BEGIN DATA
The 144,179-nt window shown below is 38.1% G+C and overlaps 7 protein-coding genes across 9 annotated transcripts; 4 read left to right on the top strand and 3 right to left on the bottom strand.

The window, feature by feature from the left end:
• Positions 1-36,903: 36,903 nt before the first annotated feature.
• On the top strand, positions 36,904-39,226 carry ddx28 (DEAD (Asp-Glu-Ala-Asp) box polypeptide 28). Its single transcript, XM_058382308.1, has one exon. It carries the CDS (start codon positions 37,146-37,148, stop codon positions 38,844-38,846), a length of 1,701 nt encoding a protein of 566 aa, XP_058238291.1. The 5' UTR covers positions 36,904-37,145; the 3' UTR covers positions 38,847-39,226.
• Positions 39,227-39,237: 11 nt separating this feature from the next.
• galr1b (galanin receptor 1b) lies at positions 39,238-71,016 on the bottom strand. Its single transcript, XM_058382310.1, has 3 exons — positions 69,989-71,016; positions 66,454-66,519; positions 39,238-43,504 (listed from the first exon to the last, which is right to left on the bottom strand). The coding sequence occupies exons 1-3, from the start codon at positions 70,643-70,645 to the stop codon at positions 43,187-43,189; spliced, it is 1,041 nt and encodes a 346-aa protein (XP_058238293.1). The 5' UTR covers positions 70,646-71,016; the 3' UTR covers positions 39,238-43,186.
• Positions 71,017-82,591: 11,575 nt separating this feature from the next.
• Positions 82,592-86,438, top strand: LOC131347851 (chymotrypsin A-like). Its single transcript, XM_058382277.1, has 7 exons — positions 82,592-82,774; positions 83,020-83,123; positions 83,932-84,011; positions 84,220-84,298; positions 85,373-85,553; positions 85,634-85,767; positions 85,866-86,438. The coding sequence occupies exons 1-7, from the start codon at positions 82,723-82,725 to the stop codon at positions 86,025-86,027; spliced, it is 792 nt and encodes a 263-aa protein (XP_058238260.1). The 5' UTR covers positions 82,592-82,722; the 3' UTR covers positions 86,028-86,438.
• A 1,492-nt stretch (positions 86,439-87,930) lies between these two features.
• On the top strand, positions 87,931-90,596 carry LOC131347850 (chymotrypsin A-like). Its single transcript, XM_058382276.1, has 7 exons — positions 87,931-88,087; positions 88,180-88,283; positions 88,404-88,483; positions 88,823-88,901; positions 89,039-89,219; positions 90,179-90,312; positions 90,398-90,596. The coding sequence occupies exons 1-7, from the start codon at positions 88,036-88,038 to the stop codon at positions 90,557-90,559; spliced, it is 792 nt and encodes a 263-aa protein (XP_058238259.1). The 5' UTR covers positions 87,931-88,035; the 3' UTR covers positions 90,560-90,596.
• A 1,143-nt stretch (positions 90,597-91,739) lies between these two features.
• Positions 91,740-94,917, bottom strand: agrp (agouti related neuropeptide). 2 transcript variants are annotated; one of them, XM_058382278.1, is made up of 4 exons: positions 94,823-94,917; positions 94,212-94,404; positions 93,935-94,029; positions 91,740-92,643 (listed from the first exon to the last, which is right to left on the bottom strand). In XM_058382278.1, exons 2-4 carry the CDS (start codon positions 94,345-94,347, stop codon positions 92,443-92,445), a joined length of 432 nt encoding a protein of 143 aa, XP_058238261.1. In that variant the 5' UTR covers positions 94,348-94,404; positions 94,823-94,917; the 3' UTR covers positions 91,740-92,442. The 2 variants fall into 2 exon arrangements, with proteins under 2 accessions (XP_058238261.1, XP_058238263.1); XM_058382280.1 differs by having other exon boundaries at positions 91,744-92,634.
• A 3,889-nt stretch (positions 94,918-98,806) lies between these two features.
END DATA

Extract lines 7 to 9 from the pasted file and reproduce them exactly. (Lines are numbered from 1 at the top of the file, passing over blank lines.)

• Positions 71,017-82,591: 11,575 nt separating this feature from the next.
• Positions 82,592-86,438, top strand: LOC131347851 (chymotrypsin A-like). Its single transcript, XM_058382277.1, has 7 exons — positions 82,592-82,774; positions 83,020-83,123; positions 83,932-84,011; positions 84,220-84,298; positions 85,373-85,553; positions 85,634-85,767; positions 85,866-86,438. The coding sequence occupies exons 1-7, from the start codon at positions 82,723-82,725 to the stop codon at positions 86,025-86,027; spliced, it is 792 nt and encodes a 263-aa protein (XP_058238260.1). The 5' UTR covers positions 82,592-82,722; the 3' UTR covers positions 86,028-86,438.
• A 1,492-nt stretch (positions 86,439-87,930) lies between these two features.